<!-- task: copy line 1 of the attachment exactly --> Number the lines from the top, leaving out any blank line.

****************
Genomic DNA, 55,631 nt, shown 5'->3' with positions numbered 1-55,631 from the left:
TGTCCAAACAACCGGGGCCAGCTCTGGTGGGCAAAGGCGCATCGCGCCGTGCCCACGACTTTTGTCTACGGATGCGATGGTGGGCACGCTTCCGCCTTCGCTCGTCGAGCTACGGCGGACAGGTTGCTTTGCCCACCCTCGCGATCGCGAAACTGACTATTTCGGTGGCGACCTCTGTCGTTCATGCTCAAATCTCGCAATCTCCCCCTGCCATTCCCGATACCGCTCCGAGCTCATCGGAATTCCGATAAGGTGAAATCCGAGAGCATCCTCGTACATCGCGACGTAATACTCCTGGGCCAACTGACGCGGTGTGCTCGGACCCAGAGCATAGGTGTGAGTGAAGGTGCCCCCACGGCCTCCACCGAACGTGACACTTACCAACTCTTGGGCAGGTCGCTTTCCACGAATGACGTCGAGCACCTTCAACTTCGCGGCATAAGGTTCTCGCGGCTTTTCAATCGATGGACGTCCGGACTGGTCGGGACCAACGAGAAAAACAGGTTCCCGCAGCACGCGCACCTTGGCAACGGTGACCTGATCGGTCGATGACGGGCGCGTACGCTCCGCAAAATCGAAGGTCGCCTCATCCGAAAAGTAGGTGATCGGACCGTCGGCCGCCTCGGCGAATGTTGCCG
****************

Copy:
Genomic DNA, 55,631 nt, shown 5'->3' with positions numbered 1-55,631 from the left: